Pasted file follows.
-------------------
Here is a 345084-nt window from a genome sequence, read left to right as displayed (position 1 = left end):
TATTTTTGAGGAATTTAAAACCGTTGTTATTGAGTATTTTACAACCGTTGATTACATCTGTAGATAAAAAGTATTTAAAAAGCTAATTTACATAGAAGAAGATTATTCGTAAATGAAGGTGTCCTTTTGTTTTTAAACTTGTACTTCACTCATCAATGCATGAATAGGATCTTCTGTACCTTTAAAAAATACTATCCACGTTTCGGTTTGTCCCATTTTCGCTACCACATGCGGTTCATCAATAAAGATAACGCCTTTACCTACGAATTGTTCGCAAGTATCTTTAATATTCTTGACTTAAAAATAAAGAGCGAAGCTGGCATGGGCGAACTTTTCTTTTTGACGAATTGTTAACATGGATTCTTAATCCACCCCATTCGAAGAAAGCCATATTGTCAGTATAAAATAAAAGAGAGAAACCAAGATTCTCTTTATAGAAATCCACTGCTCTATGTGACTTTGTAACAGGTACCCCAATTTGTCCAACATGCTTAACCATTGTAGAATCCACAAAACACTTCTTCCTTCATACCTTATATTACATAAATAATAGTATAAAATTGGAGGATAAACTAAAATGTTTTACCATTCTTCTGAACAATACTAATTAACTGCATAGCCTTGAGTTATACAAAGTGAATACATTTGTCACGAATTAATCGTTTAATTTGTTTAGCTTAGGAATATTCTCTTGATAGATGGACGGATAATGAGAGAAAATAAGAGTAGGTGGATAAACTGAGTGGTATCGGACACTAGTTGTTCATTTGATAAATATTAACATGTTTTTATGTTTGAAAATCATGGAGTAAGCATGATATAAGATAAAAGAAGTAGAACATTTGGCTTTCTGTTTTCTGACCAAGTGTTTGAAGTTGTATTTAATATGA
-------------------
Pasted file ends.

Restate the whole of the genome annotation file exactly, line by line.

Here is a 345084-nt window from a genome sequence, read left to right as displayed (position 1 = left end):
TATTTTTGAGGAATTTAAAACCGTTGTTATTGAGTATTTTACAACCGTTGATTACATCTGTAGATAAAAAGTATTTAAAAAGCTAATTTACATAGAAGAAGATTATTCGTAAATGAAGGTGTCCTTTTGTTTTTAAACTTGTACTTCACTCATCAATGCATGAATAGGATCTTCTGTACCTTTAAAAAATACTATCCACGTTTCGGTTTGTCCCATTTTCGCTACCACATGCGGTTCATCAATAAAGATAACGCCTTTACCTACGAATTGTTCGCAAGTATCTTTAATATTCTTGACTTAAAAATAAAGAGCGAAGCTGGCATGGGCGAACTTTTCTTTTTGACGAATTGTTAACATGGATTCTTAATCCACCCCATTCGAAGAAAGCCATATTGTCAGTATAAAATAAAAGAGAGAAACCAAGATTCTCTTTATAGAAATCCACTGCTCTATGTGACTTTGTAACAGGTACCCCAATTTGTCCAACATGCTTAACCATTGTAGAATCCACAAAACACTTCTTCCTTCATACCTTATATTACATAAATAATAGTATAAAATTGGAGGATAAACTAAAATGTTTTACCATTCTTCTGAACAATACTAATTAACTGCATAGCCTTGAGTTATACAAAGTGAATACATTTGTCACGAATTAATCGTTTAATTTGTTTAGCTTAGGAATATTCTCTTGATAGATGGACGGATAATGAGAGAAAATAAGAGTAGGTGGATAAACTGAGTGGTATCGGACACTAGTTGTTCATTTGATAAATATTAACATGTTTTTATGTTTGAAAATCATGGAGTAAGCATGATATAAGATAAAAGAAGTAGAACATTTGGCTTTCTGTTTTCTGACCAAGTGTTTGAAGTTGTATTTAATATGA